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VP Biden takes notice of students’ It’s On Us event

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Brittany Frederick ‘16 shares why her body is hers with WHEN. Photo by Aimee Chiviaroli

Brittany Frederick ‘16 shares why her body is hers with WHEN. Photo by Aimee Chiavaroli

By Aimee Chiavaroli

In an op-ed published Nov. 9, Vice President Joe Biden recognized Stonehill’s student body for their nametag campaign, along with two other schools for similar efforts.

“At Stonehill College in Massachusetts, students, faculty, and staff are wearing nametags that say how they have been affected by sexual assault: ‘I am a survivor,’ and ‘I will not be a passive bystander.’”

Many students were excited about Biden’s recognition of our small school in Easton, Mass., and shared the op-ed on Facebook.

Students, faculty and staff were encouraged Wednesday, Nov. 4 and Thursday, Nov. 5 to pick up “Hello, my name is…” name tags to wear Thursday in support of survivors of sexual assault, and to show the impact of sexual assault. In addition to those Biden mentioned, they could choose a name tag that said “It’s on us” or “Someone I care about has been sexually assaulted.”

“The nametag is the first time this has been done at any school that I’m aware of,” Lead4Justice chair Sara Morris ’16 said.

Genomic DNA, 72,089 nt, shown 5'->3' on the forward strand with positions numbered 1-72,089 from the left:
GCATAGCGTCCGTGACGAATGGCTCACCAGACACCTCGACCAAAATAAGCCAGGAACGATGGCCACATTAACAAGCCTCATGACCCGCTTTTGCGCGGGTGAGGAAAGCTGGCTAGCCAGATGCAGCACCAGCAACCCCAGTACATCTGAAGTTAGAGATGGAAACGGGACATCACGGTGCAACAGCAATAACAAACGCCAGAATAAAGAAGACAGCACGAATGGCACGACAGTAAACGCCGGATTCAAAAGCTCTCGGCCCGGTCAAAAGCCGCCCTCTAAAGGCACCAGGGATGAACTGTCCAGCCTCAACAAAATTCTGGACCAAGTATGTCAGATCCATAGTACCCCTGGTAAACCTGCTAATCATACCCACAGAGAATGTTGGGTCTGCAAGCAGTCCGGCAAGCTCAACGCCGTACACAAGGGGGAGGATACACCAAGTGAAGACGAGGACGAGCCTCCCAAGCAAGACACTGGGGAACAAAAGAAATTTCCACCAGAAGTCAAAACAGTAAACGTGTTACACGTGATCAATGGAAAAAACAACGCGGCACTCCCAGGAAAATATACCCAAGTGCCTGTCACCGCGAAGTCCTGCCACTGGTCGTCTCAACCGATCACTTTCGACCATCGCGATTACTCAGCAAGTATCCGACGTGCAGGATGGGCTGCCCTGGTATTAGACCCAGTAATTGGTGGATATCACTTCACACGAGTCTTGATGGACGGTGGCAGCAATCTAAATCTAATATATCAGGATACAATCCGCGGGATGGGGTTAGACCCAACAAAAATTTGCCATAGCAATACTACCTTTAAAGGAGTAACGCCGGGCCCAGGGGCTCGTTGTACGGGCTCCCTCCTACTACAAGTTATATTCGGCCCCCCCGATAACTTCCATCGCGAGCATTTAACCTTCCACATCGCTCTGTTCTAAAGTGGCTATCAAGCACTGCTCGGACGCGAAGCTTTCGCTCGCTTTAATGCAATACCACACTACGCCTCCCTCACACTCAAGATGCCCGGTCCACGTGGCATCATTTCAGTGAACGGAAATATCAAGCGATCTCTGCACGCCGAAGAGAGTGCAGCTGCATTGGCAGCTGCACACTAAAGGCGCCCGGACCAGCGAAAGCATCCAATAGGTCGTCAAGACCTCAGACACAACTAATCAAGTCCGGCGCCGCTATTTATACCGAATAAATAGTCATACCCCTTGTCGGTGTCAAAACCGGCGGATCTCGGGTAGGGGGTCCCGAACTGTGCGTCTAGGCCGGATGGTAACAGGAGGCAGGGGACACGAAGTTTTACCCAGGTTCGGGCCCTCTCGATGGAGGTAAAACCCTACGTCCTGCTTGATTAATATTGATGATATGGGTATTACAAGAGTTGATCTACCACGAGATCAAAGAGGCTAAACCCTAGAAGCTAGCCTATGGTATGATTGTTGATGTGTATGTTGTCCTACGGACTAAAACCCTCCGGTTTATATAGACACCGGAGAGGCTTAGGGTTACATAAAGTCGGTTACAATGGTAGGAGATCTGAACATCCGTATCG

Students filled The Hill and Brother Mike’s Thursday, Nov. 5, for an It’s On Us event organized by members of Student Government Association, Women’s Health and Empowerment Now, The Moore Center for Gender and Equity, Lead4Justice and a support group. At the event there were performances by step-team Ruckus, acapella groups Surround Sound and Girls from the Hill, and individual student performers. The performances reflected themes of hurting, accepting, forgiveness and empowerment. The majority of the performers and audience members wore the nametags.

“We want people to know there was a lot of thought and intention behind the decisions we made, and we wanted to include everyone’s perspectives,” Morris said. “There were survivors included on the committee.”

The night kicked off with members of Ruckus presenting statistics on sexual assault, followed by a routine.

SGA and social justice groups displayed visuals pertaining to sexual assault with statistics or something interactive. A part of Lead4Justice’sposter said, “People that don’t identify as straight or cisgender are more likely to experience assault.” There were signs from faculty departments at Stonehill containing signatures on the It’s On Us Stonehill photo.

“It’s nice to see the Stonehill community come together for an issue that’s been so prevalent as of late,” Ryan O’Keefe ’16 said.

The Moore Center had white paper doves people could write their names on and take with them.

“The Moore Center decided to revisit the Dove Campaign from two years ago and as a proactive approach to supporting sexual assault survivors, the doves are given out as door tags to let survivors know it’s a safe space for them,” said student advisor of the Moore Center McKayla Eskilson ’16.

“The event is to raise awareness on sexual assault and prevent this issue at the student level and hopefully it will bring attention to administration,” Danny Haffel ’18 said.

Hopefully, this event will not be the last of its kind as SGA President Kate Morneault ’16 said the campaign will continue throughout the year.

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